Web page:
Write well. Write often. Edit wisely.
If you’ve spent any time working on a novel, you may be hot under the collar just reading the title of this post.
Or you may have been around long enough to have heard the same sentiment expressed by dozens of friends and acquaintances, and now merely laugh off such assertions.
But is it true? Can anyone write a book?
While I’d never discourage anyone from trying—and I believe many are capable of putting a story on paper—I will admit that if we’re considering quality, then no, not everyone can write a novel.
Ask anyone who’s crafted a piece of long fiction how easy they found it. Chances are, easy doesn’t figure in their responses.
There’s more to writing a story than telling a story. Writing involves choosing words to create tension and stir emotion. There’s the effort of building into climaxes and slowing the pace to lulls. There’s action and dialogue and description. There are character arcs, story arcs, themes, and plot threads.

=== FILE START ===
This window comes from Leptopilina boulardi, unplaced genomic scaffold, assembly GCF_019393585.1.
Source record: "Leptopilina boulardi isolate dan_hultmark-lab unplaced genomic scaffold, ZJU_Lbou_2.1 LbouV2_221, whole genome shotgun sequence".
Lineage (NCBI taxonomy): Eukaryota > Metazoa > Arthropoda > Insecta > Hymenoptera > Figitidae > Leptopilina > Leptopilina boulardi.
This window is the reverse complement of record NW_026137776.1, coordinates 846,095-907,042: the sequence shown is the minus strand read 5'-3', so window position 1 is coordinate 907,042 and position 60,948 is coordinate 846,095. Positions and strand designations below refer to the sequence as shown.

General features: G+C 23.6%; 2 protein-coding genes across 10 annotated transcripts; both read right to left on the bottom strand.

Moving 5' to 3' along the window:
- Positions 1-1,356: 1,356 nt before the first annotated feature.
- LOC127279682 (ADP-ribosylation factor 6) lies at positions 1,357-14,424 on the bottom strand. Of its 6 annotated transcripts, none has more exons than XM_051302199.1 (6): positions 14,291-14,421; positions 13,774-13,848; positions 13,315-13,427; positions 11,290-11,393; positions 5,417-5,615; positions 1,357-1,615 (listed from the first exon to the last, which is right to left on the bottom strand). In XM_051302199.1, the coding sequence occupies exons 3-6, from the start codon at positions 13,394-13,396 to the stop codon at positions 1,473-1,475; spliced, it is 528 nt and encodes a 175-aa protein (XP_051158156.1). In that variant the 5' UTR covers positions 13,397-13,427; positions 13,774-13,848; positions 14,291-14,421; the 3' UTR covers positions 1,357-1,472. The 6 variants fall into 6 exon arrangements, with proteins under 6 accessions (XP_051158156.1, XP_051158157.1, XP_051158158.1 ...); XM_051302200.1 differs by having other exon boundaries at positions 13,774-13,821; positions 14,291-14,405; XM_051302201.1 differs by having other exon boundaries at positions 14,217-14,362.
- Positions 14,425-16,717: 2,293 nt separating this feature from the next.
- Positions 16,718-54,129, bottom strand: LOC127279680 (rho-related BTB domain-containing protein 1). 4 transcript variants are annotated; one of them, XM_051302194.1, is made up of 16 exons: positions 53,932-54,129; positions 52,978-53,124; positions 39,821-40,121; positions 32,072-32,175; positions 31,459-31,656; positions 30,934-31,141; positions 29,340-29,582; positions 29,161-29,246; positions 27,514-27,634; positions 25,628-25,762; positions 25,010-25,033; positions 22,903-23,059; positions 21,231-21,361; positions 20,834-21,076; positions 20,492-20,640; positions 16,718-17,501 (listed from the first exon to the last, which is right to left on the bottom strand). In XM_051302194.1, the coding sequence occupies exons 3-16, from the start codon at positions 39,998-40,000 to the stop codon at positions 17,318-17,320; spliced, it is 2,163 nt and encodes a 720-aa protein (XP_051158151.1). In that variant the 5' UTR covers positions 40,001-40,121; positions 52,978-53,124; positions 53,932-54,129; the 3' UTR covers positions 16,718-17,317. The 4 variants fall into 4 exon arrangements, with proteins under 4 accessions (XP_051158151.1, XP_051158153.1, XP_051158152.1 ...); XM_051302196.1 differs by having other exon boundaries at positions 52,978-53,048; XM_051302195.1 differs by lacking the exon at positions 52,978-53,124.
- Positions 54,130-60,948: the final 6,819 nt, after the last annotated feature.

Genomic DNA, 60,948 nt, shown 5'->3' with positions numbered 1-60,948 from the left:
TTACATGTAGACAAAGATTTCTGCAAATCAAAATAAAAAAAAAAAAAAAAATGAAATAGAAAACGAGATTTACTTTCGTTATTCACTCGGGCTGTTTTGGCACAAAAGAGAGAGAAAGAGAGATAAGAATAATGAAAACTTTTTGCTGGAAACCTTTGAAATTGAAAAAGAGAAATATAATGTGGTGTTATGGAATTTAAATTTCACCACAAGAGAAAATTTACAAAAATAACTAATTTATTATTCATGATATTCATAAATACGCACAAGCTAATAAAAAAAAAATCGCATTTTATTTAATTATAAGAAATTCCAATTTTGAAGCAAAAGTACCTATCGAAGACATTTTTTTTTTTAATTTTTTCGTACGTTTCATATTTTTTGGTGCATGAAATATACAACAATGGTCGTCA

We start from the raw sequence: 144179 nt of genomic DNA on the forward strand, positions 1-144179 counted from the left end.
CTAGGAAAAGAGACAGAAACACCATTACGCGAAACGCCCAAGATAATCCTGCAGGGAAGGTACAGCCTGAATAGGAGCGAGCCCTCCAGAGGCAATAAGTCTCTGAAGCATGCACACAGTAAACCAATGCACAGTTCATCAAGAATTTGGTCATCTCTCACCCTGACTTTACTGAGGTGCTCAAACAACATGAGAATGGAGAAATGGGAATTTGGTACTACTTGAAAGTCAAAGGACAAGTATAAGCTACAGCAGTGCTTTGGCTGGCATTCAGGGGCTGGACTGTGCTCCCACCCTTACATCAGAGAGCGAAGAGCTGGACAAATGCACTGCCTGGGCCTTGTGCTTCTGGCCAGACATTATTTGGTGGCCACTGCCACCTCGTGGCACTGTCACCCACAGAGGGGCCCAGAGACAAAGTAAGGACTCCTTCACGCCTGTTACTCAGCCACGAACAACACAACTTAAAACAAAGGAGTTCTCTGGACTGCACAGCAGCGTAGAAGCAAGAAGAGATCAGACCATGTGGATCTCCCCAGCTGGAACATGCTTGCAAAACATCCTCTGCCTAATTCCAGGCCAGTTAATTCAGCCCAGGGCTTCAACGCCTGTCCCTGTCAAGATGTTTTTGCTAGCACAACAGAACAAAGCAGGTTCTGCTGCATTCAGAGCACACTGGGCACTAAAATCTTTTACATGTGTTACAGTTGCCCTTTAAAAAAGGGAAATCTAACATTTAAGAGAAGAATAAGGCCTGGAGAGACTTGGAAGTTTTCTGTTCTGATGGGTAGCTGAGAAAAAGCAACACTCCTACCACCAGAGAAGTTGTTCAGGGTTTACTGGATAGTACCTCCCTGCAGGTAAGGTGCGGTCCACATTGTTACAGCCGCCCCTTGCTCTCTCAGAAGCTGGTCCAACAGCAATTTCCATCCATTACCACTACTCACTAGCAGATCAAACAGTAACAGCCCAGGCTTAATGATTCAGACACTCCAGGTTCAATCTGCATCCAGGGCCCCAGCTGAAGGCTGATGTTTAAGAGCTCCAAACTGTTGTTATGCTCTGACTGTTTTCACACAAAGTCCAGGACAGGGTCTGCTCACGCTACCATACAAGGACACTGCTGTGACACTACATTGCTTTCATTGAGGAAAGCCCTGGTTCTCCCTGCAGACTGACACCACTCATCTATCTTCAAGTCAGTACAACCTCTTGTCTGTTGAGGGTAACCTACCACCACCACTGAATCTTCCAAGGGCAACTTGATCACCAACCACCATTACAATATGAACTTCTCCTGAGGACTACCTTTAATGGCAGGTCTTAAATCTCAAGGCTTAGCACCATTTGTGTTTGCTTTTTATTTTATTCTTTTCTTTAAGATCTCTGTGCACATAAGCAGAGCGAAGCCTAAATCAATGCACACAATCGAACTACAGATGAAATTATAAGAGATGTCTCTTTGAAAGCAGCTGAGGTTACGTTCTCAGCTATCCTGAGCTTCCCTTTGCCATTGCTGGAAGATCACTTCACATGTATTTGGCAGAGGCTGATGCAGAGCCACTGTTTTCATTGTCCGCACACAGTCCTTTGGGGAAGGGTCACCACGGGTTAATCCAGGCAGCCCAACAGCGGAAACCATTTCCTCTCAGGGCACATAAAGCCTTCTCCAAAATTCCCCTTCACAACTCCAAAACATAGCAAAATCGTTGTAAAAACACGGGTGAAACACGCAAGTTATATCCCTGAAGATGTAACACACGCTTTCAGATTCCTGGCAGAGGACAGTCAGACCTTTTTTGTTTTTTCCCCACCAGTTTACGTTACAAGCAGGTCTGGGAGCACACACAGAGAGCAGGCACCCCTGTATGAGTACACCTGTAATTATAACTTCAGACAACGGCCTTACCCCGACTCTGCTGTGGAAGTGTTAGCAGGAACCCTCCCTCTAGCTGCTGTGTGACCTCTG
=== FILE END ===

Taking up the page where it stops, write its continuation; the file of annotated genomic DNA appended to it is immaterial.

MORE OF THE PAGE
There are choices about the number of characters necessary to tell the story with depth yet without confusion. There’s the point-of-view question—who gets to tell this story? What would the story be like told from a different POV? Would it be stronger, more entertaining? More accepted by the reading public?
There are choices to be made at every level, for every story element, on every page.
The writer must consider goals and conflicts and word choices and sentence construction and rhythms and grammar and plot and…
They’re seemingly endless, the choices and elements that go into crafting a novel. But in truth, this becomes simply one more decision—deciding when the story is done, written to the best of the writer’s ability. In order to be published, the writing and decision-making cannot be endless. There must be a stopping point.
Doesn’t look too easy, this book writing business. Does it?
So… can anyone write a novel?
Everyone can try.
Not all will succeed.